andry1,, T., Cannon1,  C., Pudney,2,  J., Ingalls2, R.,  Anderson2, D.,  Hayden1, P.,  Klausner1, M.,  Ayehunie1, S. 1MatTek Corporation, Ashland, MA , and. 2Boston Medical School, Boston, MA.

Despite extensive efforts, limited success has been achieved in developing tissue models for sexually transmitted infections (STIs) such as herpes simplex virus 2 (HSV-2), Chlamydia trachomatis (Ct), and Neisseria gonorrhea (Ng). The purpose of this study was to utilize highly differentiated, normal human 3-dimensional (NHu-3D) models of human vaginal ectocervical (VEC) and endocervical (VEN) tissues to develop STI infection models.  We developed highly differentiated, normal human 3-dimensional (NHu-3D) vaginal-ectocervical (EpiVaginal™) and endocervical tissues models for STI infections. Immunohistochemistry and quantitative real time PCR were used to characterize the ectocervical tissues to monitor HSV-2 infection. Infection of the endocervical tissue model by the infectious elementary body (EB) of Ct was assessed by quantitative cultures. ELISA assays were used to quantify TNF-α release in response to Ng and Toll-Like Receptor (TLR) ligands. Results showed that the EpiVaginal tissue expresses nectin-1, a receptor for HSV-2, and infection experiments showed that the tissue model was infectable with HSV-2. Similar to the in vivo situation, infection of the vaginal-ectocervical tissue model with HSV-2 caused a separation of the epithelium from the lamina propria layer (“blister formation”). The results were confirmed by DNA PCR. The data from Ct infected endocervical tissues showed a cyclic level of EBs which were. 1) present at 12 hrs, representing bacteria that failed to be taken up by the cells, 2) not detectable at 24 hrs, all intracellular EBs might have been converted to the replicative reticular bodies (RB) and are therefore are not cultivatable, and 3) present at 40 hr, RBs have been converted back to EBs completing the first cycle. Furthermore, the reconstructed endocervical tissues respond to Ng infection and TLR ligands by secreting TNF-α into the culture medium. In conclusion, new in vitro reconstructed ectocervical and endocervical tissue models have been developed for HSV-2, Ct, and Ng infections. The models can be used to study the safety and efficacy of candidate therapeutics aimed at preventing or neutralizing HSV-2, Chlamydia, or gonorrheal infections.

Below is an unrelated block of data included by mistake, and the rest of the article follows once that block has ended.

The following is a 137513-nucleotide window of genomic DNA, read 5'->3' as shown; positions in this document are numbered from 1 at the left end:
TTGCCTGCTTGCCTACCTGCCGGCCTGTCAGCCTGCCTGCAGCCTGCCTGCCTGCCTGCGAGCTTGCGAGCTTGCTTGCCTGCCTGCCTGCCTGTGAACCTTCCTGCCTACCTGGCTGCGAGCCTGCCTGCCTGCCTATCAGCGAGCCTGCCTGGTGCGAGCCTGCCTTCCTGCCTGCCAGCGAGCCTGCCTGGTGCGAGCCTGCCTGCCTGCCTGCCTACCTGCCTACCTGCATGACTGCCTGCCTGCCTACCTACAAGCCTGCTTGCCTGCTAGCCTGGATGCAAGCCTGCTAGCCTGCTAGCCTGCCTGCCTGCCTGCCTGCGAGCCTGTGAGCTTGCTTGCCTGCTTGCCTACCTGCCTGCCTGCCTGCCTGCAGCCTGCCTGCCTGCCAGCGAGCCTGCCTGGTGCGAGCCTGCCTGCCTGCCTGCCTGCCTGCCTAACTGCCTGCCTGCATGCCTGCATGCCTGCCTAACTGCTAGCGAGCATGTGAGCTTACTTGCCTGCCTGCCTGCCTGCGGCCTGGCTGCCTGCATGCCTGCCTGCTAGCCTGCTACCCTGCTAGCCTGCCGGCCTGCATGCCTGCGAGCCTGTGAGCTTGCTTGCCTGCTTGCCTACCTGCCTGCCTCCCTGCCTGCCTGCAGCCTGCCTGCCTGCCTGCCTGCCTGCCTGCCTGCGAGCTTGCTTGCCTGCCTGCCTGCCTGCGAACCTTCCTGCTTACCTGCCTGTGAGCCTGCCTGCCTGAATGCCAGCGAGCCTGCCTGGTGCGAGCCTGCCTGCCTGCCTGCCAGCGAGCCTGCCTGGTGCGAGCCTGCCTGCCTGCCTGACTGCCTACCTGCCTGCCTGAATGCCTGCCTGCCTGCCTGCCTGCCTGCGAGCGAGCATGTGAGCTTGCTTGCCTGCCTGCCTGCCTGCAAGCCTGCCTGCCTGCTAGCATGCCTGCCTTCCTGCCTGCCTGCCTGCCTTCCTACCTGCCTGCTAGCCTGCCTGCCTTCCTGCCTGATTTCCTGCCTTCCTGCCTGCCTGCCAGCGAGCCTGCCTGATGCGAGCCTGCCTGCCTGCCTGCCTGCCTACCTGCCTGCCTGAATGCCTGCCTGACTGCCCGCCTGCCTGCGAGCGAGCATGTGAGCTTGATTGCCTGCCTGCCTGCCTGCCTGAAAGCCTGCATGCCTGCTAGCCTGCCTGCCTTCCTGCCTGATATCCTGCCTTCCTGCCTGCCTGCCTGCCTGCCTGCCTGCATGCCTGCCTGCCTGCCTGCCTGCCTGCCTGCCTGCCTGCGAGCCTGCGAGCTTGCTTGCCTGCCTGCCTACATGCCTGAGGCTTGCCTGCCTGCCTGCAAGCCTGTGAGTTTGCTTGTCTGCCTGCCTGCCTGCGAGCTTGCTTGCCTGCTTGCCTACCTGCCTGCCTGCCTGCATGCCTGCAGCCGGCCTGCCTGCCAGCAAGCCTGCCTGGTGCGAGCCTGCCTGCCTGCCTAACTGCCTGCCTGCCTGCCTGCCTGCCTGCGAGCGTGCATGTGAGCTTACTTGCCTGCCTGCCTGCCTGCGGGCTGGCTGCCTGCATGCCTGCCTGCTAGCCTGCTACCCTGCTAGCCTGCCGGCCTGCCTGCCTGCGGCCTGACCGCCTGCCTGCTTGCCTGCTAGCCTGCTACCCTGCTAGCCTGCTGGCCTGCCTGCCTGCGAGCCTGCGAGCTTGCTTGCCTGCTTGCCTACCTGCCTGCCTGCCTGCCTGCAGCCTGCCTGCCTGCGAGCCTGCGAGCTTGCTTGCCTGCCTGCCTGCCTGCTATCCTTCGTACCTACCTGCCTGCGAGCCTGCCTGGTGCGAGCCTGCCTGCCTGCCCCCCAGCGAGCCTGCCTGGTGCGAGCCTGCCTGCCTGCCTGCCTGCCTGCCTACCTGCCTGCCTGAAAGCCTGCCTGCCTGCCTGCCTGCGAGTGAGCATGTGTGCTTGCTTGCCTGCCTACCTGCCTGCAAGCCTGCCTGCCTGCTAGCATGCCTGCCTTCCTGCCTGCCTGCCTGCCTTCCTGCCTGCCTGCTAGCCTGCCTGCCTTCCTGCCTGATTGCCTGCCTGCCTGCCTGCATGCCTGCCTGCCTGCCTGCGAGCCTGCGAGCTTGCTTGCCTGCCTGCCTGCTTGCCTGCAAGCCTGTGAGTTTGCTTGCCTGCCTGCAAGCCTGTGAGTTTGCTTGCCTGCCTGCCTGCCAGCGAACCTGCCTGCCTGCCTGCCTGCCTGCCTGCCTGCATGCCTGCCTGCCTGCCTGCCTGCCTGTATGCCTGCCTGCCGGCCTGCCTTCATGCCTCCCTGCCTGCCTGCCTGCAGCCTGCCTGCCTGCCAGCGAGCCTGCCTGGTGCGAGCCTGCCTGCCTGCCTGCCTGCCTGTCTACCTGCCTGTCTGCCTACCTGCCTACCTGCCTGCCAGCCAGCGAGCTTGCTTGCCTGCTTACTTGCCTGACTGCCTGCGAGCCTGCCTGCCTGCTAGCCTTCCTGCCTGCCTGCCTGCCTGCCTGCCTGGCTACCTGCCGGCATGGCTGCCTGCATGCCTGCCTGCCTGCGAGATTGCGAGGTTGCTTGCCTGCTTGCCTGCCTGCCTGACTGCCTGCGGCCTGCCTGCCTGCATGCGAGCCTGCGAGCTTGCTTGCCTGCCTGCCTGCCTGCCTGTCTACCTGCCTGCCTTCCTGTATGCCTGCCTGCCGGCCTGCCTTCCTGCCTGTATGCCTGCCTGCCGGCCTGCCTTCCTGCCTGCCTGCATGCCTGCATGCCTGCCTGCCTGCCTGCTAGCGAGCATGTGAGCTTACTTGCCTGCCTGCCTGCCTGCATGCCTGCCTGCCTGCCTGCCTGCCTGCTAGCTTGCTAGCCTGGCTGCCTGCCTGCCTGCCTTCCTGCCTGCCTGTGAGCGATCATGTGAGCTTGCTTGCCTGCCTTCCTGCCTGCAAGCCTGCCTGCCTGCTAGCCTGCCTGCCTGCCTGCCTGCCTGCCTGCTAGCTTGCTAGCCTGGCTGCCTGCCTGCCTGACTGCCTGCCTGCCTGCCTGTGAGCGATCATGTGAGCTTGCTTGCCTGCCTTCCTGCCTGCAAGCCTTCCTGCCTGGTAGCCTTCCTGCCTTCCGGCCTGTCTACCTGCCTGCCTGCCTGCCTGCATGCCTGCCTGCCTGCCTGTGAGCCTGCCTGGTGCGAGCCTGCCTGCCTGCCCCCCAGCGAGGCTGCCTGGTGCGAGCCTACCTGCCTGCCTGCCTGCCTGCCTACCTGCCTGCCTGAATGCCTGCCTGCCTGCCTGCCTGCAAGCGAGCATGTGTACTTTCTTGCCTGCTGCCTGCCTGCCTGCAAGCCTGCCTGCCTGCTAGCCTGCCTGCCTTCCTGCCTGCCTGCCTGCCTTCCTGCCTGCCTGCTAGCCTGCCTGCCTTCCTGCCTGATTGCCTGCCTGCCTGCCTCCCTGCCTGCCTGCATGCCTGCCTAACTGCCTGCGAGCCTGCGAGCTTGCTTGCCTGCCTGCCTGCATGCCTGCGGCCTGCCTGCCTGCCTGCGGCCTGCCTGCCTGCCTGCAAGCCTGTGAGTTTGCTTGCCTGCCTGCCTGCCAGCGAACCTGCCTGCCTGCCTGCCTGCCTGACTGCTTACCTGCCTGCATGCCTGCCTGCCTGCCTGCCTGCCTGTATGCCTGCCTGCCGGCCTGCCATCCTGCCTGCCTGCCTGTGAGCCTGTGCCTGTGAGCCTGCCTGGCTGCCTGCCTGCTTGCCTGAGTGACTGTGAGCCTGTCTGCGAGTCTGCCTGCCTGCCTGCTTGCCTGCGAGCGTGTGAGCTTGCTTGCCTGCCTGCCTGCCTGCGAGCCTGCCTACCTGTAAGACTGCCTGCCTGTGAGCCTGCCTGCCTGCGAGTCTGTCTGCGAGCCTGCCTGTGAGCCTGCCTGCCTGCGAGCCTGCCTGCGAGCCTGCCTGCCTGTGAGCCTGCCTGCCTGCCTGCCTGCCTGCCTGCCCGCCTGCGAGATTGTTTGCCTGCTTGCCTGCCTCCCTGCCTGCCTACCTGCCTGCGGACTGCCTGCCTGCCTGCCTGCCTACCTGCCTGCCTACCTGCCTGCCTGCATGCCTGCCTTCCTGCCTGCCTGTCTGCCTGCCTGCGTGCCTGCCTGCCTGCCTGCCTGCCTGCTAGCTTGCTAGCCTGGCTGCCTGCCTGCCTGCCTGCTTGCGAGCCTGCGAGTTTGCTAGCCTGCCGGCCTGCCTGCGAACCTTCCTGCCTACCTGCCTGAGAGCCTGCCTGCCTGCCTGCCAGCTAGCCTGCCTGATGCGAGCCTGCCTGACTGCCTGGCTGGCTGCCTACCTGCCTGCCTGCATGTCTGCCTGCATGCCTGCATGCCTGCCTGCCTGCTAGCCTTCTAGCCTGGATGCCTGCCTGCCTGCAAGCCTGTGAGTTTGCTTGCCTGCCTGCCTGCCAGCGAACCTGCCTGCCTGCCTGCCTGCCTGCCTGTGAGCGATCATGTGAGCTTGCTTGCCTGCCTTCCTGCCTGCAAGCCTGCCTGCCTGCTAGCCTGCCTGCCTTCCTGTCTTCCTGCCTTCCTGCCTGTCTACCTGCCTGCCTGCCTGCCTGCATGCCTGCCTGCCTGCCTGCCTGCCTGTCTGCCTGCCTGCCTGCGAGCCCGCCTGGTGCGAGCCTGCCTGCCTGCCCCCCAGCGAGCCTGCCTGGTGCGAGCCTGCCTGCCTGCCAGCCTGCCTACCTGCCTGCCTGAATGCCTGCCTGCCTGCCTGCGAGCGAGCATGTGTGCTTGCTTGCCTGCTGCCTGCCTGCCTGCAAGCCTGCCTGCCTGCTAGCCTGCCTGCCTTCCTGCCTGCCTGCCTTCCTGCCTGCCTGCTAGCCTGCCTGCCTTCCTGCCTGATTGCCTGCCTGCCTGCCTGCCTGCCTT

Chlamydia, EndoCervical tissue (VEN-100), EpiVaginal (VEC-100-FT), Gonorrhea, herpes simplex virus 2 (HSV-2), infectious elementary body, nectin-1, sexually transmitted infections, TNF-α, Toll-Like Receptor (TLR)

Materials Tested

Chlamydia trachomatis, herpes simplex virus 2 (HSV-2), LPS (TLR4 ligand), Neisseria gonorrhea, Pam2CSK4 (TLR2/6 ligand), Pam3CSK4 (TLR2/1 ligand), , poly I:C (TLR3 ligand)

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